Crucial investment-related decisions put on hold

Kathmandu, December 6

Delay in negotiations between Investment Board Nepal (IBN) and bidders of the Kathmandu Valley Integrated Solid Waste Management Project have put the fate of the project in limbo. The negotiations were supposed to start in the beginning of September this year as the IBN has already short-listed two bidders to develop the project.

The major factor hindering the negotiation process is the high service fees that need to be deposited prior to the negotiation. According to a provision of the Investment Board Regulation, the bidder has to pay 0.20 per cent of the total project cost as the service fee to the government. Under this provision, the bidder has to deposit 30 per cent of the service fee prior to sitting for the negotiation and the remaining 70 per cent before starting work after concluding the negotiation with IBN.

The IBN has invited the selected bidders for the negotiation, but they seem reluctant to sit for the talks due to the aforementioned provision. “The government has included the provision of 0.20 per cent of the service fee to strengthen the financial health of IBN, but it is not investor-friendly,” a high-level source at IBN said.

Apart from the Integrated Solid Waste Management Project (ISWMP), IBN is also slated to discuss mono rail project in Kathmandu Valley, chemical fertiliser plant and some mega hydroelectric projects, among others. But due to the provision of the high service fee, IBN has not been able to make any headway in ISWMP, which is considered a low-hanging fruit for the board at present.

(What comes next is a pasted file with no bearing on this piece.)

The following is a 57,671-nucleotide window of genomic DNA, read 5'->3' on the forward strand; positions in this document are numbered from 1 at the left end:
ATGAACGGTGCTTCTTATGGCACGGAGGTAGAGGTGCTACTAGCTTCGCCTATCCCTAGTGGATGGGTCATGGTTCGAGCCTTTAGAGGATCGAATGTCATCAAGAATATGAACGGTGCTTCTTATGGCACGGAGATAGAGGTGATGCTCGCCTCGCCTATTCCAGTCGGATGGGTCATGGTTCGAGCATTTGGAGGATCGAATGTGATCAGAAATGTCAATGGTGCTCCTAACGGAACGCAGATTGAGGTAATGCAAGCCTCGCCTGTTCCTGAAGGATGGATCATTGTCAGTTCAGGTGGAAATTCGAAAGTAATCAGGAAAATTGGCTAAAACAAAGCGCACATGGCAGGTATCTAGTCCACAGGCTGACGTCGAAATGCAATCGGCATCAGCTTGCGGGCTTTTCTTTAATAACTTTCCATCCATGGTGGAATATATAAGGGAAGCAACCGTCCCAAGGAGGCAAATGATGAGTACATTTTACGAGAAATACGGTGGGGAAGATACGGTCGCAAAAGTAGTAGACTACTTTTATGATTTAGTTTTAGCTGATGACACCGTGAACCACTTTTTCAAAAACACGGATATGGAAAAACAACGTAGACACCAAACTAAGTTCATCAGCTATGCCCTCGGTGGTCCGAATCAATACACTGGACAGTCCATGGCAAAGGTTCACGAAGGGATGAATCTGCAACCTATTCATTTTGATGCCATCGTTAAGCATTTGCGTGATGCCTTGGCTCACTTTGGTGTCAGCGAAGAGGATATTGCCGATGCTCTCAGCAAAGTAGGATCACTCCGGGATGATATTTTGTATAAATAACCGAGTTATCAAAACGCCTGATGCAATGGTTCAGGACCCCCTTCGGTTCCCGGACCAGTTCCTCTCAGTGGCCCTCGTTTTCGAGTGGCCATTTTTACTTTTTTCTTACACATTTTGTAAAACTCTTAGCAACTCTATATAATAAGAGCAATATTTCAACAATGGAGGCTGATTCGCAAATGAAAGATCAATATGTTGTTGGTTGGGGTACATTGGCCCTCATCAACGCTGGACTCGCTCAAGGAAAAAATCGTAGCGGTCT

The total cost of solid waste management in Kathmandu district alone is estimated to hover around Rs 6.3 billion. Similarly, the total cost of the project in Lalitpur sub-metropolitan city and Bhaktapur is estimated at Rs 1.95 billion. Thus, Nepwaste (a joint venture of the Organic Village and Finnish company Compunication Oy), the bidder for the Kathmandu district has to pay Rs 12.6 million as service fee. Moreover, as per the provision of the regulation, the bidder needs to deposit Rs 3.8 million before sitting for the negotiation and the remaining amount after a successful negotiation.

Also, IBN has selected Clean Valley (a JV of BVG India Ltd and Kryss International Pvt Ltd) for integrated solid waste management in Lalitpur and Bhaktapur districts. The bidder would need to deposit a total of Rs 3.9 million — Rs 1.17 million before sitting for the talks and Rs 2.73 million after the negotiation.

As the government has formed IBN to provide a single window for investments of above Rs 10 billion, the provision of 0.20 per cent of the total project cost in the mega projects translate to a significant amount that needs to be deposited to the government’s account as service fee.

To expedite implementation of such mega project, IBN has proposed differing the 0.20 per cent (of the total project cost) service fee in the agenda of its board meeting.

“The board meeting can differ the provision, through which the IBN could start the negotiation and award project to the bidders on condition that the service fee would be paid later,” said Maha Prasad Adhikari, CEO of IBN. However, the board of directors meeting, led by the prime minister has not been held since the formation of the new government on August 3.